When the separation of the layer-like structure from the substrate is carried out using mechanical stresses, then this separation takes place methodwise by means of the invention with structured surfaces in such a way that only the porous layer is damaged, but not the substrate or the layer-like structure. In many cases it is possible to carry out the separation at the upper boundary surface of the porous layer remote from the substrate so that the porous layer remains preserved. Accordingly, it is easy to reuse the substrate. For this, the porous layer is first removed, since it is as a rule damaged. A new porous layer is then produced on the substrate, after freeing it from the remainder of the porous layer, whereby the substrate can be reused. This is not possible in the prior art, when the porous layer is removed by etching or by mechanical removal from the layer-like structure.
It should be stated at this point that it would be possible to achieve this position of intended fracture or surface of intended fracture by a layer having hollow cavities instead by a porous layer, with it, for example, being possible to produce the hollow cavities by photolithography and for the hollow cavities to be open towards the free surface of the substrate. In this application only porous layers will now be discussed for the sake of simplicity. It should, however, be understood that these also include layers having hollow cavities and forming positions of intended fracture.
This type of separation of the layer-like structure from the substrate also succeeds when the surface of the porous layer is made flat. It is particularly favorable, in particular for the manufacture of the photocells or various other components, when the surface of the porous layer remote from the substrate is structured, since, on growing the layer-like structure on the porous layer, the layer-like structure reflects the structuring of the porous layer, so that, for example with a solar cell, the trapping of light takes place with substantially higher efficiency.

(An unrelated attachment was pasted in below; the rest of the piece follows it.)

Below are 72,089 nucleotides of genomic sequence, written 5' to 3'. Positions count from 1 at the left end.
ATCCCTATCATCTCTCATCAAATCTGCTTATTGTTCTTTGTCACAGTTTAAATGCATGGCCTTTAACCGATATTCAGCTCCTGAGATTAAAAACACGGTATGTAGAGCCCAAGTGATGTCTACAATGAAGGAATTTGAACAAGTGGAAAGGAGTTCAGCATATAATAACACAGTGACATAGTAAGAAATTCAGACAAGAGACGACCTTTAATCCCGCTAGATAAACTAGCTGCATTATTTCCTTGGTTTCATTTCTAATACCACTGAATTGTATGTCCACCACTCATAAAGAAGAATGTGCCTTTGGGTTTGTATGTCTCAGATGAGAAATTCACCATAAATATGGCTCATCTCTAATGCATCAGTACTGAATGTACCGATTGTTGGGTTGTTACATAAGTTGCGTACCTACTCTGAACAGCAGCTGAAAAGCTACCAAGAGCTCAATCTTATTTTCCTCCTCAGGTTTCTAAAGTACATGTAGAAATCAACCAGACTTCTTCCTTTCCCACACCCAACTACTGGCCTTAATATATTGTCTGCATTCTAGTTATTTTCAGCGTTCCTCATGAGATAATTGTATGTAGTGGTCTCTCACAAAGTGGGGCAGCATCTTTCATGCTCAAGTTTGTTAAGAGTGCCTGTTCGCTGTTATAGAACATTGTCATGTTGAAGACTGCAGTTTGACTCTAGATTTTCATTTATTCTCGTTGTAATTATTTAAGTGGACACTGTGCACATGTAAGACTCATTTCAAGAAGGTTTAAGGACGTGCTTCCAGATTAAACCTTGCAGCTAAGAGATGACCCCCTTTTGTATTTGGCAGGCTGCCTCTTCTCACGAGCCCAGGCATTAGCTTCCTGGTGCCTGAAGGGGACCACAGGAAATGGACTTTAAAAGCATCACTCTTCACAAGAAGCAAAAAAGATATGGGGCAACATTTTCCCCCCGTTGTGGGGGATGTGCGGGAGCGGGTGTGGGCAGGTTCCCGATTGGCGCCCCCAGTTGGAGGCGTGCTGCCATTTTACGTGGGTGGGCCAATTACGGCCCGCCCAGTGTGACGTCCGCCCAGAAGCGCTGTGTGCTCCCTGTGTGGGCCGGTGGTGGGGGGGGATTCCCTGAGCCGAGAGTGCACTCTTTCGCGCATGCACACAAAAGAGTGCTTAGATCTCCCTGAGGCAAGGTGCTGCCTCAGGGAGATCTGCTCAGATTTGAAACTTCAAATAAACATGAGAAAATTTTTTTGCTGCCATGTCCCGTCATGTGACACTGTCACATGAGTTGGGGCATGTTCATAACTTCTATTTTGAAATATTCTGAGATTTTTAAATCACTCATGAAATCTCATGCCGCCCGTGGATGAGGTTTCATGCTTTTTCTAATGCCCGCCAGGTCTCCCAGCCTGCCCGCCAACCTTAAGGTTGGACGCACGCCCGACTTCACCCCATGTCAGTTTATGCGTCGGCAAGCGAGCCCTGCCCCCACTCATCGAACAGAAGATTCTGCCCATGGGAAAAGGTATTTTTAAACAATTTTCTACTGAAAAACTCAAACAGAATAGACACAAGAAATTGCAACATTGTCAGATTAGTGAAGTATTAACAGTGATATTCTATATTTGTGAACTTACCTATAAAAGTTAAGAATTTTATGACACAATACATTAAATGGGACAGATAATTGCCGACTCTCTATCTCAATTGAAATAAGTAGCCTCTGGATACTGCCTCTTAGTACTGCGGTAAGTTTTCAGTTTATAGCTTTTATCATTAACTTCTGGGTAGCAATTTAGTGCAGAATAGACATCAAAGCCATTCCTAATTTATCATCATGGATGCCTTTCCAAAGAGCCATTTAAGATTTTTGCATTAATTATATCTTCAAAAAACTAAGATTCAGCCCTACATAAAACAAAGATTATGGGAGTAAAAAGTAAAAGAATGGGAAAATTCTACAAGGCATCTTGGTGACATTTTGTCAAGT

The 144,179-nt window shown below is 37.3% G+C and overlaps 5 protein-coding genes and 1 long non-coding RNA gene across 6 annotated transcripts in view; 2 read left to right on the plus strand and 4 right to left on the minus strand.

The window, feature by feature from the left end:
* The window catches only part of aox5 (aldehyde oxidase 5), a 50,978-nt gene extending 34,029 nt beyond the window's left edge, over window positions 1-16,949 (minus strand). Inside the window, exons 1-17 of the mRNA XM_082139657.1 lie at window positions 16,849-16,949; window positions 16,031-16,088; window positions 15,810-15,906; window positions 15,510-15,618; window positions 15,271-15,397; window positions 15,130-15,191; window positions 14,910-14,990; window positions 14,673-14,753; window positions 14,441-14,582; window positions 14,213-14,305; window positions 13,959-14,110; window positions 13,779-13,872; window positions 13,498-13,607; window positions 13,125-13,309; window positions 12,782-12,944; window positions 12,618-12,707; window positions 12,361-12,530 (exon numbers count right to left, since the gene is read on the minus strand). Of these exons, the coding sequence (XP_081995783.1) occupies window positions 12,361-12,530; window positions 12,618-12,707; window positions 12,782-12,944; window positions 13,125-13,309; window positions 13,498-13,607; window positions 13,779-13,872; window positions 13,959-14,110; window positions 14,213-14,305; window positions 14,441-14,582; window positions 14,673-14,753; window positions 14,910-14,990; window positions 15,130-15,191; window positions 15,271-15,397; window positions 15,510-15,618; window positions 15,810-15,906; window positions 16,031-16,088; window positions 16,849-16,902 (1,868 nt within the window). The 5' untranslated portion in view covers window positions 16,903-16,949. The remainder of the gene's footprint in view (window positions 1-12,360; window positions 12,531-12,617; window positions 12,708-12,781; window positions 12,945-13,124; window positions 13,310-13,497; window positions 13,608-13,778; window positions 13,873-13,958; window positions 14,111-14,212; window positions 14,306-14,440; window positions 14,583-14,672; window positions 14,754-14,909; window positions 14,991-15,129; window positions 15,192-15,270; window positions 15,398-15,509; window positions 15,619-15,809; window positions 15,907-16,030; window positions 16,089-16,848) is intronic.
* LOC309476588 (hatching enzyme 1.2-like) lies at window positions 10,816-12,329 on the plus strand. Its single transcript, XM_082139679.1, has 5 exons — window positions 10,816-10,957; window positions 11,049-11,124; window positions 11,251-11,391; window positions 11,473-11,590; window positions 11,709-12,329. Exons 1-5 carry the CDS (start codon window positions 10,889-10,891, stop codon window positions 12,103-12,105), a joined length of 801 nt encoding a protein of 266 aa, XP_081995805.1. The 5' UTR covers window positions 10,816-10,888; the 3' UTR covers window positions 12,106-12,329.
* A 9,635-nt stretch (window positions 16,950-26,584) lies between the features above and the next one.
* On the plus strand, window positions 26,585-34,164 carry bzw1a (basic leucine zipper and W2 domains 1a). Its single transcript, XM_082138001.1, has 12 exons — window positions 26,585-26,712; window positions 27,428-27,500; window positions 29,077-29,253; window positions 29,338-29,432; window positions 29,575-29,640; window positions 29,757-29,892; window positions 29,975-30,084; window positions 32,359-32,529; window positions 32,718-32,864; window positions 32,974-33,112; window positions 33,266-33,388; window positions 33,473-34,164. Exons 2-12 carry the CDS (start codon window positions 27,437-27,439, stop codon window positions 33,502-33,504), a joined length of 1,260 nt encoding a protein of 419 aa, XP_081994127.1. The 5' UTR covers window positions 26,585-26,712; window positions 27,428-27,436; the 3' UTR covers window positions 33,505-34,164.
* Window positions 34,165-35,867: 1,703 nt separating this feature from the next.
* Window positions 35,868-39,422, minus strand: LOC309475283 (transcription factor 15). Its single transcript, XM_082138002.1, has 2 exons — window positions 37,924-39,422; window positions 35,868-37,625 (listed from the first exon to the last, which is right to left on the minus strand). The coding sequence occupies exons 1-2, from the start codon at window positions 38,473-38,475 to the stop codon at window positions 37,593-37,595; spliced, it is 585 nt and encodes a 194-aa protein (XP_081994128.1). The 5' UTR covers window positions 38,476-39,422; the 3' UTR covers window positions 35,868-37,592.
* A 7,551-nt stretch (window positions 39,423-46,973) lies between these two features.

Since the structured surface of the substrate is preserved and can be reused, optionally after a cleaning step or after freshening up the structuring, a plurality of identical, layer-like structures can be manufactured from one substrate, which substantially increases the economy of the method, particularly since it is not necessary to newly structure the substrate every time.
The production of the structured surface of the porous layer can, in principle, take place in two ways. On the one hand, one can structure the surface of the single crystal substrate and then make it porous in manner known per se. The manufacturing process for the porous layer then automatically leads, with thin layers, to a porous layer having the same structuring as the structured substrate itself at its upper boundary surface remote from the substrate and at its lower (complementary) boundary surface facing the substrate. As an alternative to this, the planar surface of the single crystalline semiconductor substrate can be made porous, and the surface of the porous layer can be subsequently structured.
The substrate need not necessarily be monocrystalline, but can also be polycrystalline—assuming that the grain sizes of the polycrystalline material are larger than the width and thickness dimensions of the structuring, and the thickness of the porous layer, for example grain sizes of 100 μm to centimeter size.
The typical structurings which come into consideration for solar cells have thickness and width differences which each lie in the range from 0.5μ to 100μ. Through the use of thin porous layers in the range from approximately 100 nm to 10μ, the shape of the porous surface of the porous layer remains true to the structured shape of the substrate, even with multiple use of the same, i.e. also with multiple production of the porous layers on one and the same substrate.
The layer-like structure is at least partly applied by an epitaxial method to the porous surface. The porous layer namely has the same crystalline structure as the original substrate and is well suited for the growth of layer-like structures by means of epitaxial methods, with the so grown layer-like structure then having the same crystalline structure, i.e. they are also monocrystalline.
The epitaxial method can be carried out as a homo-epitaxial method or as a hetero-epitaxial method. With hetero-epitaxy it is favorable that the porous layer can yield somewhat, so that a pronounced strain in the boundary surface region need not be feared.